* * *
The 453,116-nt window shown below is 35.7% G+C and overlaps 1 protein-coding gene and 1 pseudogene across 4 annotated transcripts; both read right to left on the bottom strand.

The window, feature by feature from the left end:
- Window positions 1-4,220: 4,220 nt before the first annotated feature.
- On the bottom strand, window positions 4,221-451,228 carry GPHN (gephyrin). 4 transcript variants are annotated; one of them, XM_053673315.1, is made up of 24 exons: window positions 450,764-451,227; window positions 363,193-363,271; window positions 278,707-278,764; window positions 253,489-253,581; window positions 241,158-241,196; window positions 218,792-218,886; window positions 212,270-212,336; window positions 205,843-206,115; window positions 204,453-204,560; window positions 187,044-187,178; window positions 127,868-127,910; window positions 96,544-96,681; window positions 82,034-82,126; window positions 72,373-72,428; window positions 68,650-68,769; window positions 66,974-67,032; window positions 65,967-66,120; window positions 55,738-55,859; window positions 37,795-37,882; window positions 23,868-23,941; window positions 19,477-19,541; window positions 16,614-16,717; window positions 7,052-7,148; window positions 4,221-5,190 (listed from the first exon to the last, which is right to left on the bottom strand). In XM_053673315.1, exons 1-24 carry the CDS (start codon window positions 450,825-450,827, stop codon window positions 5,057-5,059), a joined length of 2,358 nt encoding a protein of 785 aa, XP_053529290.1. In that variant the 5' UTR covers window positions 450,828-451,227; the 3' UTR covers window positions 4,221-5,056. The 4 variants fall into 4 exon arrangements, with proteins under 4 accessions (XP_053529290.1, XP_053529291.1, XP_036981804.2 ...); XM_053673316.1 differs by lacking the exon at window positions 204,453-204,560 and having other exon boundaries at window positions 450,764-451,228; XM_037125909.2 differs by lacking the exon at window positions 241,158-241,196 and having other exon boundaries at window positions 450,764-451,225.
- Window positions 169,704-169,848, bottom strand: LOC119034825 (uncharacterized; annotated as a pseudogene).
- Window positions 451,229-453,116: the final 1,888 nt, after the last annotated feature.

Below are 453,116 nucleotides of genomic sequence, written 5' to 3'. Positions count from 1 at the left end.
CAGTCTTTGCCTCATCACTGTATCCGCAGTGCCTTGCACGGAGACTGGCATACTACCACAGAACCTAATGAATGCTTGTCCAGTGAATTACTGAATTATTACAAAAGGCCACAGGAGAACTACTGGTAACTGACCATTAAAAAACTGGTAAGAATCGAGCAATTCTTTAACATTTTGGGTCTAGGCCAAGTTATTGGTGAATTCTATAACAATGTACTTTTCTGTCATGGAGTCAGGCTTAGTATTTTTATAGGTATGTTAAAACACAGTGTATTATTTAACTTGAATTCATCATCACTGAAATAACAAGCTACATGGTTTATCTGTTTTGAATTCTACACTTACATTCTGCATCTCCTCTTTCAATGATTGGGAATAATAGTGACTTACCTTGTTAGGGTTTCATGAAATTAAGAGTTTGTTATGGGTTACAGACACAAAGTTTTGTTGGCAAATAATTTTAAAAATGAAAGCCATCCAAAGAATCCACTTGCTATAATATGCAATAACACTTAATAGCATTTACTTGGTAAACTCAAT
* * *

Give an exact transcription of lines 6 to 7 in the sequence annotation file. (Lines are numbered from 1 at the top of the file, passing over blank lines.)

- Window positions 451,229-453,116: the final 1,888 nt, after the last annotated feature.

Below are 453,116 nucleotides of genomic sequence, written 5' to 3'. Positions count from 1 at the left end.